Study guide for the Certified Kubernetes Administrator (CKA) exam

Kubernetes is one of the hottest new technologies today and its rapidly growing ecosystem (or platform, if you will), might be hard to get around. It's even harder to verify that you have the necessary skills.

So, you know what Kubernetes is, you're interested in it, but you don't know how to get started? Look no further.

I took the CKA exam last month and passed on the first attempt with 92%! Let me tell you how.

First, I'd like to emphasize that the exam is not very difficult, provided you practice thoroughly. However, it's intense, as it requires 3 hours of deep concentration.

Types of exams

The two types of Kubernetes exams by the Cloud Native Computing Foundation are:

Their relation can be roughly concluded as: CKAD is a subset of CKA. CKAD helps you verify that you know how to interact with Kubernetes as an application developer. On top of that, CKA goes more in depth into the inner workings and mechanisms of Kubernetes. CKAs can also manage a Kubernetes cluster's lifecycle.

The exams have an official curriculum to summarize the required topics and their weight:

The exam format is the same, the difference lies in the required topics and the given time. 2 hours for CKAD and 3 for CKA.

Please be aware that the exam is always based on the latest version of Kubernetes. However, it's a few weeks behind the official release cycle (when I took the exam, 1.15 was out for a month, and the exam was still based on 1.14). Now 1.16 has been out for a few days, so the curriculum will likely be updated in the coming weeks.

Both exams are solely practical. For each question, you have a task to complete, or a problem to fix. You can also use the official Kubernetes documentation, or any part of the kubernetes.io site (including subdomains, such as discuss.kubernetes.io). Plus Kubernetes' GitHub page.

Getting started

Before the exam, I've been working with a Kubernetes cluster in production for half a year, so the whole world of containers and their orchestration wasn't really new for me. I knew the basics of Docker and Kubernetes, however I lacked the knowledge and confidence to interact with them naturally.

If you haven't experimented with containers, definitely take time to understand them.

I didn't take these, because I was familiar with the basics, but a friend of mine did, and he was content with the quality of these courses.

Preparation for the exam

I started the preparation on the 8th of June and took the exam on the 3rd of August. I used Mumshad Mannambeth's thorough and practical course.

He made courses for both the CKAD and CKA exam:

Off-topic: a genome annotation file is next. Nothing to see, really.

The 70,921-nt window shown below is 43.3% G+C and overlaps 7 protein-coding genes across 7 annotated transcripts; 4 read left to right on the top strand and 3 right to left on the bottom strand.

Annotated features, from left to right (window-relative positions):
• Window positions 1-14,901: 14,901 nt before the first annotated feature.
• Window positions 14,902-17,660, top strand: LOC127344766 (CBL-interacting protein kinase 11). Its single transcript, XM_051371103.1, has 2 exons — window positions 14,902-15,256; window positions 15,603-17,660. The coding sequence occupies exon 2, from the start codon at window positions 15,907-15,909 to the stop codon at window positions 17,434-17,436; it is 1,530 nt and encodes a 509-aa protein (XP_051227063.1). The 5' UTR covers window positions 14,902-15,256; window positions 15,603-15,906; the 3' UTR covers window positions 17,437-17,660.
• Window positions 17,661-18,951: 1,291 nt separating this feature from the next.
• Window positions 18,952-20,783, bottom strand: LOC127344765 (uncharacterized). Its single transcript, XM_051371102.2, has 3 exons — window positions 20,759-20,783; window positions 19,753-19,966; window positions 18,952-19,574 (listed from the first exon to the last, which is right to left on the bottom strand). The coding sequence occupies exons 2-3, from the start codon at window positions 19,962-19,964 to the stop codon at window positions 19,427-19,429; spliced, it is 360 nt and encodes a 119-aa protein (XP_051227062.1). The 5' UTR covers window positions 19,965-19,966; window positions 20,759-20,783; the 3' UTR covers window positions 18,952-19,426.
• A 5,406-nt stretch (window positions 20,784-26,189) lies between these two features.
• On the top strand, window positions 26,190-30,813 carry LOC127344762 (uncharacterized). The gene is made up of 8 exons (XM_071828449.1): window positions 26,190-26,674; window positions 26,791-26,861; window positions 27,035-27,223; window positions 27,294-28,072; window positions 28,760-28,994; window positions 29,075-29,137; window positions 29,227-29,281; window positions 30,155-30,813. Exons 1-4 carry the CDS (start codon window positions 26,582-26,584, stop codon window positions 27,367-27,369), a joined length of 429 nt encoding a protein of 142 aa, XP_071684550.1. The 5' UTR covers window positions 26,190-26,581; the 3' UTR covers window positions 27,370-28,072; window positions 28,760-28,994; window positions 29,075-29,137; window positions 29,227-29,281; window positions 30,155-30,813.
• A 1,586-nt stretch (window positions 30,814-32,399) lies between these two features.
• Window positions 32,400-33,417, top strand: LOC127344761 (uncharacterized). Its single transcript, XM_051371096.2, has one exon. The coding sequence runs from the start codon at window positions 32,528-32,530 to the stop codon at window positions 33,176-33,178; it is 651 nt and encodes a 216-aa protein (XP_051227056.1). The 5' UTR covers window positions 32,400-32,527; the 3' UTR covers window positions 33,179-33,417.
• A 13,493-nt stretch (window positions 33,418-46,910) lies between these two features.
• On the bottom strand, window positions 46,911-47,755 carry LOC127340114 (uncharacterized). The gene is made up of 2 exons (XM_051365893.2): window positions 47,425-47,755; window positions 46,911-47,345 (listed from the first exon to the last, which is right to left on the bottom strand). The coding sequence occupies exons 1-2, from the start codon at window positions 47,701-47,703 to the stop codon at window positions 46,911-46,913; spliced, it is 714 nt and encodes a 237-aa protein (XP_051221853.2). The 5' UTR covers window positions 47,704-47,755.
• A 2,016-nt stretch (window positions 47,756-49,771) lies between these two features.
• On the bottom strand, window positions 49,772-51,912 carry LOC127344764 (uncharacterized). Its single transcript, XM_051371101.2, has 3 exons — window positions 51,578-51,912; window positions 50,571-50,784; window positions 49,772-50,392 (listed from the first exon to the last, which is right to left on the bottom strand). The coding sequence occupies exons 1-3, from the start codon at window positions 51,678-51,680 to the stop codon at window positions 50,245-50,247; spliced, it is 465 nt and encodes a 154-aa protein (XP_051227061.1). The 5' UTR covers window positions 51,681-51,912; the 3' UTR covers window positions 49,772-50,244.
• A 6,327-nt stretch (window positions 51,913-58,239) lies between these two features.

What's great about them is that they include online practice tests, where you're working on a live Kubernetes cluster, and the system checks your work to give instant feedback. This alignes greatly with the practical nature of the exam. Furthermore, it also includes sample exams, which resemble the real exam quite well.

As I was aiming for the CKA, I took the latter. I studied only on the weekends, except for the last week before the exam. On this week I took a vacation from work to intensely bring myself up to speed, so I studied 8+ hours for five days.

So, give yourself at least 4-6 weeks to prepare and use only the official documentation during practicing. Make yourself familiar with the required tools, such as openssl, cfssl, systemd, etcdctl, systemctl, journalctl, grep, wc and do Kubernetes the hard way. Then do it again. And again.

Here's a TLDR of what I did:

  • Went through the previosly mentioned CKA course, and did all the practice tests.
  • Installed Kubernetes the hard way.
  • Went through the not so trivial practice tests from earlier and revised the topics which I wasn't confident in.
  • Did the sample exams in the course.
  • Kubernetes the hard way, again.

I also recommend you to read blogposts for the topics you encounter.

Exam format

  • 3 hours.
  • No theory, only 24 practical questions.
  • All on the command line.
  • 74% required to pass.
  • You take the exam at home, on your computer. Your desk and your room must be clear from distractions.
  • You can have 2 browser tabs open, the exam and the official documentation (or any other aforementioned website).
  • You can use an online notepad to make notes during the exam.

Tips for the exam

  • Learn to create objects imperatively. You won't have time to use declarative yaml files. (e.g. kubectl run, kubectl expose, etc.)
  • Get really, really comfortable with kubectl.
  • Use kubectl explain if you're stuck. There's also a kubectl cheat sheet in the official documentation.
  • Get familiar with vim or nano.
  • Write down how many questions you completed and their weight, to know where you stand.
  • Leave time for revising your previous answers: I completed most of the questions in the first 2 hours, and used the half of the remaining hour to revise all my previous answers (thank God I did, I corrected a few of them). Then, I used the remaining 30 minutes for the hardest question.

Final words

Finally, keep in mind that you have one free re-take if you didn't clear the exam on your first attempt. I hope you wonโ€™t need it but knowing this will definitely help you to calm down during the exam.

If you have any questions feel free to contact me! And here's my certificate: ๐Ÿ™‚

Attila Papp CKA certification

Useful links and study materials

Cheers Marci for proofreading. ๐Ÿป